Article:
Polar Molecular Compounds and Dipoles


The term DIPOLE describes a molecule that has a positive pole and a negative pole. The molecule has a relatively POSITIVE CENTER and a RELATIVELY NEGATIVE CENTER. These two centers form the POLES. They are at different parts of the molecule structure.

Polar molecules line up in the presence of an electric field. The positive ends of the molecules are attracted to the negative portion of the electric field. The negative end of the molecules are attracted to the positive part of the electric field. In the picture below the RED positive electrical surface in red attracts the negative end of the polar molecule. The BLUE negative charged electrical surface attracts the positive end of the polar molecule. The polar molecules LINE UP in the space between the electrically charged plates or surfaces.


The electronegativity, EN, is an index for the ability of an atom to attract electrons.

Metals have low EN values and nonmetals have large electronegativity values. Fluorine, F,has the highest EN of 4.0. The element with the lowest EN is lithium, Cs, with a value of 0.7. Fluorine is at the top of Group 7A. Cesium is at the bottom of Group 1A.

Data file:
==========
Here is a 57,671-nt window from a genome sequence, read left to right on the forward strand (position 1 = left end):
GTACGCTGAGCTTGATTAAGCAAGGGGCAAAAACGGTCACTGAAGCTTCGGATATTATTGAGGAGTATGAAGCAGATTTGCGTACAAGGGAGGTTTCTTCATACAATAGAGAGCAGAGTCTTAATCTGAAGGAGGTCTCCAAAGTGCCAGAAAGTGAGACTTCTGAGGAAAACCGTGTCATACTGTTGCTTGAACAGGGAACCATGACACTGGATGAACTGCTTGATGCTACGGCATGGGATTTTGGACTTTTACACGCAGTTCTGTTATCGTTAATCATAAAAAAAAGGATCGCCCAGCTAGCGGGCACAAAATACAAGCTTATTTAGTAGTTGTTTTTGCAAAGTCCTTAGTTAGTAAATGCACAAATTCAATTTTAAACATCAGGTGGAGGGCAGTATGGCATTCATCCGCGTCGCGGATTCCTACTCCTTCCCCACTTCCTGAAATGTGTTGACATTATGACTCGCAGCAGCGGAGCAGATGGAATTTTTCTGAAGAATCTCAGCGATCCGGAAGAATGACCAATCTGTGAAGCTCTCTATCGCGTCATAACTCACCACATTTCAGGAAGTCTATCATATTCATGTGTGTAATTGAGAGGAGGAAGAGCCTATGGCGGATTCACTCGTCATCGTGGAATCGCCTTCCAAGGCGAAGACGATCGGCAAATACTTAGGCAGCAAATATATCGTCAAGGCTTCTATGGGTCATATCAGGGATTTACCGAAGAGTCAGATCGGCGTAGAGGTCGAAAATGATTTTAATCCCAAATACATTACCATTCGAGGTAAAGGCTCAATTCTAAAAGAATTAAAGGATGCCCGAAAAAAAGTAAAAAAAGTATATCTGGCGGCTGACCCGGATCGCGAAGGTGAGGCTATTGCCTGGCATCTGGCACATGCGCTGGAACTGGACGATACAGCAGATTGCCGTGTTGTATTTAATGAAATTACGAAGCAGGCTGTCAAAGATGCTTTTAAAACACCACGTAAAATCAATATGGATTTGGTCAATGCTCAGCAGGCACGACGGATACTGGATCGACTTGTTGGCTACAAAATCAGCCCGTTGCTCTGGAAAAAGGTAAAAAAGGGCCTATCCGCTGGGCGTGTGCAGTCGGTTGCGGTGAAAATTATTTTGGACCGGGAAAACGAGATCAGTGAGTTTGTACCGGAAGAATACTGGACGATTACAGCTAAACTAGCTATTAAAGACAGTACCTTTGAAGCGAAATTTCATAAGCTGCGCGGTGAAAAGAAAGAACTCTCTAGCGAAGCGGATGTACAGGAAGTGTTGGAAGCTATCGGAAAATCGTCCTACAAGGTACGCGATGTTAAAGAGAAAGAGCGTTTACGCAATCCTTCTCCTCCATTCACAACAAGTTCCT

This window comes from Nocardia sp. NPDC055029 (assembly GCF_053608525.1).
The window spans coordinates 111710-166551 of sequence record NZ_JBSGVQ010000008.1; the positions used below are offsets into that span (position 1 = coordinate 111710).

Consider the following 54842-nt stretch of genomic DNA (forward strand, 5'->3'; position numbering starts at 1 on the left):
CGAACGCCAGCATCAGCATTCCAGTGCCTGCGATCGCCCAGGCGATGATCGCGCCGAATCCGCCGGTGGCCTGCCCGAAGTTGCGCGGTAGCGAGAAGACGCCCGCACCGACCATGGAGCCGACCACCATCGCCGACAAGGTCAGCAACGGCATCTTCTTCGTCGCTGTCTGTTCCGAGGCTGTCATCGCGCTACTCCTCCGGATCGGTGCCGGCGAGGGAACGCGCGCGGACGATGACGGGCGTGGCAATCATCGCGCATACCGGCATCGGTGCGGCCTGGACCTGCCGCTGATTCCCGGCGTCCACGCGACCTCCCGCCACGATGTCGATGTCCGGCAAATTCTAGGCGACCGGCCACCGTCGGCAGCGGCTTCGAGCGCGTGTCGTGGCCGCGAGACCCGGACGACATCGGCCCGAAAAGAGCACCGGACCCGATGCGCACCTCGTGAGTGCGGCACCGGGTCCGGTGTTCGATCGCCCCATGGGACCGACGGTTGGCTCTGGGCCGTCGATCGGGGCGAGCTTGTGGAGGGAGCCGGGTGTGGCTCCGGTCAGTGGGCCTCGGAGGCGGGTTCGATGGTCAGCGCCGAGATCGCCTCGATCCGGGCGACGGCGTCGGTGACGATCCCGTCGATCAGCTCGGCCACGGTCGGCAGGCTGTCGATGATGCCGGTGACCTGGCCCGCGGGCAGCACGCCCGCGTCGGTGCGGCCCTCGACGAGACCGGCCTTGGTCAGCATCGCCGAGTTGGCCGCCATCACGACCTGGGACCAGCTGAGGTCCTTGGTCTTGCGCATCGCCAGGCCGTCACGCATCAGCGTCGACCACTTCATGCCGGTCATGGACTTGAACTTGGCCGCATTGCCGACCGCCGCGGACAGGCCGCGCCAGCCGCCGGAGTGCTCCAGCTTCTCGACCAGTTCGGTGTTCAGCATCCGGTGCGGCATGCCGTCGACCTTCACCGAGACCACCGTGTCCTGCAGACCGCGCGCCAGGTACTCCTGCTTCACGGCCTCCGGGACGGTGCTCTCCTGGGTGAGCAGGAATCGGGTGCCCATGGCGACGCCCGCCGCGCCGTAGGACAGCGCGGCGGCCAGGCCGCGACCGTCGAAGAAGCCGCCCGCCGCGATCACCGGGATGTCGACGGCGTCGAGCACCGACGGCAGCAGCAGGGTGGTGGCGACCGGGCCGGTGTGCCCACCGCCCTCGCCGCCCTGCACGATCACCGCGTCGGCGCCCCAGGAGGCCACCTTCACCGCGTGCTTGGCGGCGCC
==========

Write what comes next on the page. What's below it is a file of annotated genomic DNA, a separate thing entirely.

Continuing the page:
The electronegativity, EN, of the atoms in a bond must be compared to determine whether or not the bond is polar. The periodic table shown here has electronegativity values, EN, for the common elements. The lower limit for a polar bond is an electronegativity difference of about 0.4 electronegativity units. This means a bond between carbon with a electronegativity of 2.5 and nitrogen with an electronegativity of 3.0 will be polar.

The HCl molecule has a polar bond between the H atom and the Cl atom. There is a large electronegativity difference between the two atoms.

Chlorine Hydrogen   Difference
3.0 - 2.1 = 0.9

This is more than the 0.5 minimum needed for a polar bond. The linear molecule has a relatively + charge at the hydrogen end and a relatively negative - charge at the chlorine end. The polarity of bonds is indicated by an arrow. The arrow points at the more electronegative atom the pair. The more different the electronegativity the more polar the bond.

Symmetric molecules are usually nonpolar. The polarity marked by the arrows all cancel out. The sum of all the little arrows may cancel out as in carbon dioxide. The CO2 molecule is nonpolar.

When the arrows do not cancel the molecule is polar as in water. Asymmetric molecules are polar if there are polar bonds in the structure. .


Acetic acid has the structure shown below. The oxygen end of the molecule is slightly negative . The molecule is not symmetric. It has a negative end where the oxygens are. The other end of the molecule is slightly positive.


Revised March 28, 2005 all rights reserved by Dr. Walt Volland